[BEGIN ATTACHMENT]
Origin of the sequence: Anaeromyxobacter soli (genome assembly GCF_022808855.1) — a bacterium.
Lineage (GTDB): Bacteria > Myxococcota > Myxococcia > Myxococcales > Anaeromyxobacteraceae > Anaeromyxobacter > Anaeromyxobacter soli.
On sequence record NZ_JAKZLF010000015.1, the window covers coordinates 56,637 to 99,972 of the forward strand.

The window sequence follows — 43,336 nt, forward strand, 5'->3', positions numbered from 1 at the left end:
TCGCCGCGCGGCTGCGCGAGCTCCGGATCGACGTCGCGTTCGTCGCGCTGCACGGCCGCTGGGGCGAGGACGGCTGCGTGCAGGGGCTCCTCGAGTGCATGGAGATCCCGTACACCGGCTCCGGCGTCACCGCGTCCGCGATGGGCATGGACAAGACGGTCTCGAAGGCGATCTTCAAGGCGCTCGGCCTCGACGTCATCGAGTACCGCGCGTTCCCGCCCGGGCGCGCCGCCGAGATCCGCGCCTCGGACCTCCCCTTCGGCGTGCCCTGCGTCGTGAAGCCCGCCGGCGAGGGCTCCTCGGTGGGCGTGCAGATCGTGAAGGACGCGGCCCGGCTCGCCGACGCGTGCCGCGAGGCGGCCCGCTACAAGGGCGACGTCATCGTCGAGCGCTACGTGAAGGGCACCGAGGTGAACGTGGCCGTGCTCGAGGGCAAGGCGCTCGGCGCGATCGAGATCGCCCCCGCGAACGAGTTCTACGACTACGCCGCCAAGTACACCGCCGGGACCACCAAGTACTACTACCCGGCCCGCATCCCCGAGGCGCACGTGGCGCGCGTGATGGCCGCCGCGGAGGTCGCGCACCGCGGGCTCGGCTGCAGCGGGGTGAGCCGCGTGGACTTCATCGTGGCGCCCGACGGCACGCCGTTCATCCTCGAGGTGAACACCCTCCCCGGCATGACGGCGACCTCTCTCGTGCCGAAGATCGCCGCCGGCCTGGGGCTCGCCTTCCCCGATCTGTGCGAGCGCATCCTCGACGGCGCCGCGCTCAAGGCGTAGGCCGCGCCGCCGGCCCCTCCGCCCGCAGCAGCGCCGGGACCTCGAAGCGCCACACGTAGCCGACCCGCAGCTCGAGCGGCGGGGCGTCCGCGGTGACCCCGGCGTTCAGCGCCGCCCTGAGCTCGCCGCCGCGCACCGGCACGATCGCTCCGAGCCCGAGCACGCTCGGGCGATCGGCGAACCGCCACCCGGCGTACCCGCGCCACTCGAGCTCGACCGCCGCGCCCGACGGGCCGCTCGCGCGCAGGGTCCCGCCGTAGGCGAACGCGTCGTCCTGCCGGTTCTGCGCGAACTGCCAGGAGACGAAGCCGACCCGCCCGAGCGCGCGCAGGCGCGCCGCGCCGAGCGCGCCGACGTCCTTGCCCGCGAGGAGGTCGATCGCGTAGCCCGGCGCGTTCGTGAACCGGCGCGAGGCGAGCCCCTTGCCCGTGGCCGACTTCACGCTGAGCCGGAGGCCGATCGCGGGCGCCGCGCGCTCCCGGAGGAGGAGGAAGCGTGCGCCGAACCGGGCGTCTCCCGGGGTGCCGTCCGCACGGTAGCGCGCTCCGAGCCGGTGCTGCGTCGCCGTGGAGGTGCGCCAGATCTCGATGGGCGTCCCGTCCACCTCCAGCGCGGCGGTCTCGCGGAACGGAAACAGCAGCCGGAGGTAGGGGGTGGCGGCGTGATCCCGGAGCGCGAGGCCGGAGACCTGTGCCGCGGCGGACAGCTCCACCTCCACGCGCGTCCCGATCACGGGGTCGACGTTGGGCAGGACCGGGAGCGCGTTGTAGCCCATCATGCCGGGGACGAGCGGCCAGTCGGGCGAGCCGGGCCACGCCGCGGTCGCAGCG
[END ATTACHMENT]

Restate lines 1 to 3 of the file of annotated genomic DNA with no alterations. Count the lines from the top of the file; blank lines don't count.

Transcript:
Origin of the sequence: Anaeromyxobacter soli (genome assembly GCF_022808855.1) — a bacterium.
Lineage (GTDB): Bacteria > Myxococcota > Myxococcia > Myxococcales > Anaeromyxobacteraceae > Anaeromyxobacter > Anaeromyxobacter soli.
On sequence record NZ_JAKZLF010000015.1, the window covers coordinates 56,637 to 99,972 of the forward strand.